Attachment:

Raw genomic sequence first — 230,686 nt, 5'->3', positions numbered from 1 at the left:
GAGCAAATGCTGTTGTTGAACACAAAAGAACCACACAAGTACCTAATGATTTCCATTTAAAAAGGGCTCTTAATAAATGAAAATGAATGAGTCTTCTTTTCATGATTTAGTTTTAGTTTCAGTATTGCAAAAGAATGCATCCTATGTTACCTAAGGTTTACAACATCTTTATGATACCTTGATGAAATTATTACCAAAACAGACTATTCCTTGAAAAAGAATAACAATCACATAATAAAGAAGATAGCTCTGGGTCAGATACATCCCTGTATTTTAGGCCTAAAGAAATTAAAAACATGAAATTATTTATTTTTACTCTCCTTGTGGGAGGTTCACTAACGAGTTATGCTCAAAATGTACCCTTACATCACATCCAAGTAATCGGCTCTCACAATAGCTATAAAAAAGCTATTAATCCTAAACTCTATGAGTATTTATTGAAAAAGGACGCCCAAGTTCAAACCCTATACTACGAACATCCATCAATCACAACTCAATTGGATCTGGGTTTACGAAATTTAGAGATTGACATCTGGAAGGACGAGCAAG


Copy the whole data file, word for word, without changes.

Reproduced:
Raw genomic sequence first — 230,686 nt, 5'->3', positions numbered from 1 at the left:
GAGCAAATGCTGTTGTTGAACACAAAAGAACCACACAAGTACCTAATGATTTCCATTTAAAAAGGGCTCTTAATAAATGAAAATGAATGAGTCTTCTTTTCATGATTTAGTTTTAGTTTCAGTATTGCAAAAGAATGCATCCTATGTTACCTAAGGTTTACAACATCTTTATGATACCTTGATGAAATTATTACCAAAACAGACTATTCCTTGAAAAAGAATAACAATCACATAATAAAGAAGATAGCTCTGGGTCAGATACATCCCTGTATTTTAGGCCTAAAGAAATTAAAAACATGAAATTATTTATTTTTACTCTCCTTGTGGGAGGTTCACTAACGAGTTATGCTCAAAATGTACCCTTACATCACATCCAAGTAATCGGCTCTCACAATAGCTATAAAAAAGCTATTAATCCTAAACTCTATGAGTATTTATTGAAAAAGGACGCCCAAGTTCAAACCCTATACTACGAACATCCATCAATCACAACTCAATTGGATCTGGGTTTACGAAATTTAGAGATTGACATCTGGAAGGACGAGCAAG